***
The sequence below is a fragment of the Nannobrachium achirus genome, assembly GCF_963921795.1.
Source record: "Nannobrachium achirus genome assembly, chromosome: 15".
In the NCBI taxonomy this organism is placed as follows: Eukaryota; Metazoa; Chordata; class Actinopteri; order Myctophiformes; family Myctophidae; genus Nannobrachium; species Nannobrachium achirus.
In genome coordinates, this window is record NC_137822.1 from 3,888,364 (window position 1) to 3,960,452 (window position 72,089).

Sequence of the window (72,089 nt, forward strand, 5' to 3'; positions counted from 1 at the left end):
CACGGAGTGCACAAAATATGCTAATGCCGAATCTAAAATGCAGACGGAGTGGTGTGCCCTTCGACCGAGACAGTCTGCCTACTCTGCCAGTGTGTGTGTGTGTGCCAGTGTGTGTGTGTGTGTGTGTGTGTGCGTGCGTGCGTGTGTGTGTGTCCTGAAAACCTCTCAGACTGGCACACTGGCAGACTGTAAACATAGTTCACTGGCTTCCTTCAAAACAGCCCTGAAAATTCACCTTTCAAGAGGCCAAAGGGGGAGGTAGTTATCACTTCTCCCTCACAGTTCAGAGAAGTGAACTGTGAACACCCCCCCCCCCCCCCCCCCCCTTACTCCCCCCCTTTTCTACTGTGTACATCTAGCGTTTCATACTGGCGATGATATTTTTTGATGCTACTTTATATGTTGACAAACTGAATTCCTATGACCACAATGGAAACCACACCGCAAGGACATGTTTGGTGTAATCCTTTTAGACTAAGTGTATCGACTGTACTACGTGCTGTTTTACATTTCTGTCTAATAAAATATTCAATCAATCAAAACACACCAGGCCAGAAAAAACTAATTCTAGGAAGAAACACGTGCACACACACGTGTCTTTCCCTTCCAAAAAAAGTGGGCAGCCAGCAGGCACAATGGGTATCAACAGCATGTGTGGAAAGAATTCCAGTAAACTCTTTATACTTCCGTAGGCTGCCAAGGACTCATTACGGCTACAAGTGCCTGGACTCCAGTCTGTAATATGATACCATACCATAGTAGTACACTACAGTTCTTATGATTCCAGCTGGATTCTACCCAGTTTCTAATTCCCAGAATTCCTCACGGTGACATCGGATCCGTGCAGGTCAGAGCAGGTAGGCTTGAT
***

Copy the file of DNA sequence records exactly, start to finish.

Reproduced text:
The sequence below is a fragment of the Nannobrachium achirus genome, assembly GCF_963921795.1.
Source record: "Nannobrachium achirus genome assembly, chromosome: 15".
In the NCBI taxonomy this organism is placed as follows: Eukaryota; Metazoa; Chordata; class Actinopteri; order Myctophiformes; family Myctophidae; genus Nannobrachium; species Nannobrachium achirus.
In genome coordinates, this window is record NC_137822.1 from 3,888,364 (window position 1) to 3,960,452 (window position 72,089).

Sequence of the window (72,089 nt, forward strand, 5' to 3'; positions counted from 1 at the left end):
CACGGAGTGCACAAAATATGCTAATGCCGAATCTAAAATGCAGACGGAGTGGTGTGCCCTTCGACCGAGACAGTCTGCCTACTCTGCCAGTGTGTGTGTGTGTGCCAGTGTGTGTGTGTGTGTGTGTGTGTGCGTGCGTGCGTGTGTGTGTGTCCTGAAAACCTCTCAGACTGGCACACTGGCAGACTGTAAACATAGTTCACTGGCTTCCTTCAAAACAGCCCTGAAAATTCACCTTTCAAGAGGCCAAAGGGGGAGGTAGTTATCACTTCTCCCTCACAGTTCAGAGAAGTGAACTGTGAACACCCCCCCCCCCCCCCCCCCCCTTACTCCCCCCCTTTTCTACTGTGTACATCTAGCGTTTCATACTGGCGATGATATTTTTTGATGCTACTTTATATGTTGACAAACTGAATTCCTATGACCACAATGGAAACCACACCGCAAGGACATGTTTGGTGTAATCCTTTTAGACTAAGTGTATCGACTGTACTACGTGCTGTTTTACATTTCTGTCTAATAAAATATTCAATCAATCAAAACACACCAGGCCAGAAAAAACTAATTCTAGGAAGAAACACGTGCACACACACGTGTCTTTCCCTTCCAAAAAAAGTGGGCAGCCAGCAGGCACAATGGGTATCAACAGCATGTGTGGAAAGAATTCCAGTAAACTCTTTATACTTCCGTAGGCTGCCAAGGACTCATTACGGCTACAAGTGCCTGGACTCCAGTCTGTAATATGATACCATACCATAGTAGTACACTACAGTTCTTATGATTCCAGCTGGATTCTACCCAGTTTCTAATTCCCAGAATTCCTCACGGTGACATCGGATCCGTGCAGGTCAGAGCAGGTAGGCTTGAT